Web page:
The dual pressure Euler steam turbine can be arranged on a vertical axis in a power plant system to reduce the required space for installation.
A control system 60 is provided as seen in
The operation of the power system is shown in
The control of steam flow rate is accomplished by a current-to-pressure converter 65, which converts electrical signals from the control system 98, to air pressure to actuate the t&c valve diaphragm.
The t&c valve is closed by a signal from the control system to a solenoid valve 67, which opens instantaneously, exhausting the air which had been holding the t&c valve open. When the air is exhausted a spring closes the t&c valve instantaneously.
The steam flow enters the dual pressure Euler steam turbine 71, at an inlet port, 72. After imparting torque to the rotor 5 as seen in
A temperature transducer 74, is provided in the steam exhaust line 73, to provide a signal to the control system. The temperature reading is checked against the pressure reading of a pressure transmitter 76, to ensure that the pressure reading is correct.
The pressure transmitter 76, measures the pressure of the steam leaving the turbine and transmits its value to the control system. The control system has been set to maintain a value of the pressure which is required by any uses of the steam outside of the power system. If pressure drops, it is an indication that the device using steam, such as a steam absorption chiller or water heater, requires more steam than the power system is providing. The control system sends a signal to open the t&c valve to admit more steam until the pressure is at the required value. Conversely, if the pressure increases above the set value, it is an indication that steam demand is less than is being provided. The control system sends a signal to close the t&c valve until the pressure is at the required value.
If the pressure exceeds a safe value for the outside steam system, the control system closes the t&c valve completely, using the trip solenoid.
A pressure switch 75, is also provided to close the t&c valve completely if the pressure exceeds a safe value. The pressure switch is a backup to the pressure transmitter, in the event the pressure transmitter does not measure the pressure correctly or fails.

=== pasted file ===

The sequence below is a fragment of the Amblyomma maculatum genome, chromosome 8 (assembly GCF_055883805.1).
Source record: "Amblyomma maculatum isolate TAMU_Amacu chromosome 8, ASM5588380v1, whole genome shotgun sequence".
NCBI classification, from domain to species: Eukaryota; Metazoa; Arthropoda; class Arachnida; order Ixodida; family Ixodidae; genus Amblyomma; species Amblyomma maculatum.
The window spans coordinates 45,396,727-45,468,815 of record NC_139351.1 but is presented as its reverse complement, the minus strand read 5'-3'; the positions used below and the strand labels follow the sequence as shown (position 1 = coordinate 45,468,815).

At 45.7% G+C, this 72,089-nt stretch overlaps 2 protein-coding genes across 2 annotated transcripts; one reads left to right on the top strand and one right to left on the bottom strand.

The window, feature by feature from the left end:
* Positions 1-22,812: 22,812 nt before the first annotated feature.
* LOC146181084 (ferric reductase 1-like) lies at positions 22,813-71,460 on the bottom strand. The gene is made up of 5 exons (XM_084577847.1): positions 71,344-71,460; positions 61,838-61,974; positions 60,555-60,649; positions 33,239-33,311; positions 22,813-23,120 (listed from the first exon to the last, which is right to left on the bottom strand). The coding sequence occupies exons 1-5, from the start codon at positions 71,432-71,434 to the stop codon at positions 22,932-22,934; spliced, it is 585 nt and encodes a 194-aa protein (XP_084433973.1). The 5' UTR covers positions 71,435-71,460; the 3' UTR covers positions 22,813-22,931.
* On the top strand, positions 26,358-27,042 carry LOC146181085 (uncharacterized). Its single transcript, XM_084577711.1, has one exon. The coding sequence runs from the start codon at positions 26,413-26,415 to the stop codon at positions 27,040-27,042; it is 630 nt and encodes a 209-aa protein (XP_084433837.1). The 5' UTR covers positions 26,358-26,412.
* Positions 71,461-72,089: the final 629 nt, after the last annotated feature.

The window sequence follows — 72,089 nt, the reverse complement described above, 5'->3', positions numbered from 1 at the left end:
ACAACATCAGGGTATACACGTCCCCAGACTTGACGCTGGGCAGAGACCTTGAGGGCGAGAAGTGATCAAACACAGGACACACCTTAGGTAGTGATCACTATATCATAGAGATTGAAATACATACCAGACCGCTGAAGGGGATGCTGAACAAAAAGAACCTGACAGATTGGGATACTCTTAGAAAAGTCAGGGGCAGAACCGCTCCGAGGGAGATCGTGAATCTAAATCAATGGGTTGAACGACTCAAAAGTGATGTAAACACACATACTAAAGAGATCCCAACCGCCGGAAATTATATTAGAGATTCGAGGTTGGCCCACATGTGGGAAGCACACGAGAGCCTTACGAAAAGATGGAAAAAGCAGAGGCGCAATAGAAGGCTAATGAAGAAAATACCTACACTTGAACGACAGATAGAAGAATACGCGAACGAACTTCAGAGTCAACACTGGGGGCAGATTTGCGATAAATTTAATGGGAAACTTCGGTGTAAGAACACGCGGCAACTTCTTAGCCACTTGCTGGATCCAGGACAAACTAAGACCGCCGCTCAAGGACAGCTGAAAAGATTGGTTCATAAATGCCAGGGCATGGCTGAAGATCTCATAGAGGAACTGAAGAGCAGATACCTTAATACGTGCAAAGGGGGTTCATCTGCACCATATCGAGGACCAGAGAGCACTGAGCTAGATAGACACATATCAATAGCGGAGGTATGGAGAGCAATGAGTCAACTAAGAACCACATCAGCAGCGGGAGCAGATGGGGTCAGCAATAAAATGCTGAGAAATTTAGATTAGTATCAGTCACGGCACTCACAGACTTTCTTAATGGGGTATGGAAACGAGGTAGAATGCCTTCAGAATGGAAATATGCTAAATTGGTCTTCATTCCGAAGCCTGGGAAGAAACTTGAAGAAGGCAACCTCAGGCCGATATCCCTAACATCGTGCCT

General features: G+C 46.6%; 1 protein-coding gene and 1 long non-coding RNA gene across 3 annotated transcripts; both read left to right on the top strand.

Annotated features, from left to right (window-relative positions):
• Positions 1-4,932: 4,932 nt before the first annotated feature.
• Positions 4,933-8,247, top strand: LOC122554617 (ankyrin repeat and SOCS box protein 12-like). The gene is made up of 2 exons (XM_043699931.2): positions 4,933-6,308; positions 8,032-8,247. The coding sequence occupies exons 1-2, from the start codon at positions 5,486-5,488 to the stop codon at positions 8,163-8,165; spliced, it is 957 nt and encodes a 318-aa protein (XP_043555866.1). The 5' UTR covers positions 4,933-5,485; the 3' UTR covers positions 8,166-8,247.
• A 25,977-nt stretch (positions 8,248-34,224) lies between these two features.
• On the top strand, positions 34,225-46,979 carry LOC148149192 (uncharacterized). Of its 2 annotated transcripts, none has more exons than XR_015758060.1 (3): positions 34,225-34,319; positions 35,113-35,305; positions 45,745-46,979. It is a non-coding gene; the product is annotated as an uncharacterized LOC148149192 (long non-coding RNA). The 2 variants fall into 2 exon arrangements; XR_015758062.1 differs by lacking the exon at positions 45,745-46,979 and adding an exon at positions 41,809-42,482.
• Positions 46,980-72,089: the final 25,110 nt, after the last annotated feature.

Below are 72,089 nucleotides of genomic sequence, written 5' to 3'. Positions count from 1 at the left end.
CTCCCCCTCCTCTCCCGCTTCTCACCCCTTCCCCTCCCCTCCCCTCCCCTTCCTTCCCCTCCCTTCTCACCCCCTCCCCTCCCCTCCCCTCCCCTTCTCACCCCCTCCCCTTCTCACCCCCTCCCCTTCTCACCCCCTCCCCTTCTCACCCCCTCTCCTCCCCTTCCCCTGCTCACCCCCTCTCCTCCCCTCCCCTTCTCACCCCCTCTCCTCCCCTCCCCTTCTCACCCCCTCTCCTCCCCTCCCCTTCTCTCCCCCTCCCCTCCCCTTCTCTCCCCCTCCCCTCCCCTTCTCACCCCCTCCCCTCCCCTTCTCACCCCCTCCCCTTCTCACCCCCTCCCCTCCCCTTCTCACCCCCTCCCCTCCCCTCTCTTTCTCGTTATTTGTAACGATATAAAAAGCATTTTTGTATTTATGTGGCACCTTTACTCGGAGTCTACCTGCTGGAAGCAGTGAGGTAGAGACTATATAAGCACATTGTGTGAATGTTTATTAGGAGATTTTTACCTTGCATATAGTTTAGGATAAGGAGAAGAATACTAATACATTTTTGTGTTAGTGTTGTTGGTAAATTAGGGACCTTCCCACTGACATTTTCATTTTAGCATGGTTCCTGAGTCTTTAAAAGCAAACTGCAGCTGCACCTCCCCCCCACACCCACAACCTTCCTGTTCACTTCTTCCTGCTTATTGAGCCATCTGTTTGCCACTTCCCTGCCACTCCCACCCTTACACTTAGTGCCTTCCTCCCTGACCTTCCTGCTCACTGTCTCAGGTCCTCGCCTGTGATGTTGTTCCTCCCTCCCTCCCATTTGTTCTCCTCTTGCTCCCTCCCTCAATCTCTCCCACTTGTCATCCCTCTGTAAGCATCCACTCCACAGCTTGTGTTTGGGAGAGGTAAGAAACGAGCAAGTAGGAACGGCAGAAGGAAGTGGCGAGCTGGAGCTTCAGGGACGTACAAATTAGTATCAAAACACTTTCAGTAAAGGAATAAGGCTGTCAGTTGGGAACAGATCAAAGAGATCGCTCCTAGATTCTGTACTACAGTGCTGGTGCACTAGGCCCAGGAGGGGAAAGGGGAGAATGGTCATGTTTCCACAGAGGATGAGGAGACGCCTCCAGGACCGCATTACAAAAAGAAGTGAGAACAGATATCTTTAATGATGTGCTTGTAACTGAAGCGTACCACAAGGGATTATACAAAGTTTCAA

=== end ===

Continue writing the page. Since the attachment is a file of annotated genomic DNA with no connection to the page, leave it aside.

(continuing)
To seal the turbine shaft 14 of
The turbine shaft provides torque to gearing in a gearbox 85, which reduces the speed of the turbine shaft, for example 28,000 rpm in this case, to a speed of 1,800 rpm for the gearbox output shaft 102. The gearbox has a speed measurement device 87, which sends a signal to an amplifier 89, which sends a corresponding indication to the control system. The amplifier output is also connected to a relay which closes the t&c valve if the turbine speed is above a safe level. Another speed pickup signal at 86, is supplied to another amplifier 88, which is also connected to the control system, giving a backup speed signal if one of the two indicators or amplifiers fails.
A vibration probe 93, is also applied to the gearbox to determine if the vibration is within safe limits. A temperature indicator 94, is supplied to indicate if the bearing temperature is within safe limits. Both instruments provide a signal or signals to the control system which will indicate an alarm if the parameter is too high and which will close the t&c valve if an unsafe condition exists.
The lubrication oil pressure is measured by pressure transmitters 91 and 92, to determine if the temperature is within normal limits. The temperatures are transmitted to the control system which activates an alarm if the pressure is too low and closes the t&c valve if the oil pressures are at an unsafe level.
The temperature of the lube oil for the rotating elements is measured by a temperature instrument 90. The signal is transmitted to the control system which activates an alarm if the temperature is too high and closes the t&c valve if the lube oil temperature is at an unsafe level.
The gearbox shaft rotates the rotor of the electric generator 95, producing electric power. The power is transmitted to the circuit breaker panel 99, from where it is supplied to an electrical load.
Water drains from the separator 62, and from the turbine 71, are piped at 96 and 97 to associated steam traps, which permit water to drain but which prevent steam from leaking.